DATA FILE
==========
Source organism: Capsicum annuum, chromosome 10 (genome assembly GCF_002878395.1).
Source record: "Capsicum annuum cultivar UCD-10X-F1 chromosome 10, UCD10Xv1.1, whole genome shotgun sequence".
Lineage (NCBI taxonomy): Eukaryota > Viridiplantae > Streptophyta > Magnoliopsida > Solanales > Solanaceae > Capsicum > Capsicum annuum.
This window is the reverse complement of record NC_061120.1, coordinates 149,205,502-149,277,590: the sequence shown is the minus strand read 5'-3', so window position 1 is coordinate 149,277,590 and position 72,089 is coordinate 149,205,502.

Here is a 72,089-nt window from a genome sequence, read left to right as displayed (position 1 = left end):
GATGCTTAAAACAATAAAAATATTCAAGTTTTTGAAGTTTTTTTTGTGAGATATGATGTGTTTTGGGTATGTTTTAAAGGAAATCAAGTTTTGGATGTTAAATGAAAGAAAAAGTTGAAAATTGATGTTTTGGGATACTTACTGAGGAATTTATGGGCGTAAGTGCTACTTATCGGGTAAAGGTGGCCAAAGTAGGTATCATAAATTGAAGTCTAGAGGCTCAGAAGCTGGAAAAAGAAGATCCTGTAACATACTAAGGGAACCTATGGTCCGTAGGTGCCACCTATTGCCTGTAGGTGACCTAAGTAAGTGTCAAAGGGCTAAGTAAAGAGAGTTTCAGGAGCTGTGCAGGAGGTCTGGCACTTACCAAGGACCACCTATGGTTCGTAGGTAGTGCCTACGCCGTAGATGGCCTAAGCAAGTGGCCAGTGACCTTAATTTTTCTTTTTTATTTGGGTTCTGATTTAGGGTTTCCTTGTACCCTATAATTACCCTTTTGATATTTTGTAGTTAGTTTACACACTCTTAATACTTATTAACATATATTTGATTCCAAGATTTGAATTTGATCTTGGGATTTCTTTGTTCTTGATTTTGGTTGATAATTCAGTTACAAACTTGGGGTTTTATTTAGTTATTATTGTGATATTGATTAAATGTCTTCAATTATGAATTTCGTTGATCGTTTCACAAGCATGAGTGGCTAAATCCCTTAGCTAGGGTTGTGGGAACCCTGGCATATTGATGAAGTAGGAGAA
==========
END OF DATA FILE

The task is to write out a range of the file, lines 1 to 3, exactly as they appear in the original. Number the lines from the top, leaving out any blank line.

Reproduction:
Source organism: Capsicum annuum, chromosome 10 (genome assembly GCF_002878395.1).
Source record: "Capsicum annuum cultivar UCD-10X-F1 chromosome 10, UCD10Xv1.1, whole genome shotgun sequence".
Lineage (NCBI taxonomy): Eukaryota > Viridiplantae > Streptophyta > Magnoliopsida > Solanales > Solanaceae > Capsicum > Capsicum annuum.